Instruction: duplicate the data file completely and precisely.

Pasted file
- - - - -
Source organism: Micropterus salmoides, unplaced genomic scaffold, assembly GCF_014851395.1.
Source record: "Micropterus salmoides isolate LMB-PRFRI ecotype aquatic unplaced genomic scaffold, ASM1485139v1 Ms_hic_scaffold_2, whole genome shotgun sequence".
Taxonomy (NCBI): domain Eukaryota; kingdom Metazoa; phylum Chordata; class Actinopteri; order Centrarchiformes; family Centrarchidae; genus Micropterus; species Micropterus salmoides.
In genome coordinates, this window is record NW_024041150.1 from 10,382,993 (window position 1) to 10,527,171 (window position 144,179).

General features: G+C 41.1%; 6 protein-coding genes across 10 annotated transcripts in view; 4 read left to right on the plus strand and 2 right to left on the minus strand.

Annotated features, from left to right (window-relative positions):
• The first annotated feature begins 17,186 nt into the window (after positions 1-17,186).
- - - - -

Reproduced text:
Source organism: Micropterus salmoides, unplaced genomic scaffold, assembly GCF_014851395.1.
Source record: "Micropterus salmoides isolate LMB-PRFRI ecotype aquatic unplaced genomic scaffold, ASM1485139v1 Ms_hic_scaffold_2, whole genome shotgun sequence".
Taxonomy (NCBI): domain Eukaryota; kingdom Metazoa; phylum Chordata; class Actinopteri; order Centrarchiformes; family Centrarchidae; genus Micropterus; species Micropterus salmoides.
In genome coordinates, this window is record NW_024041150.1 from 10,382,993 (window position 1) to 10,527,171 (window position 144,179).

General features: G+C 41.1%; 6 protein-coding genes across 10 annotated transcripts in view; 4 read left to right on the plus strand and 2 right to left on the minus strand.

Annotated features, from left to right (window-relative positions):
• The first annotated feature begins 17,186 nt into the window (after positions 1-17,186).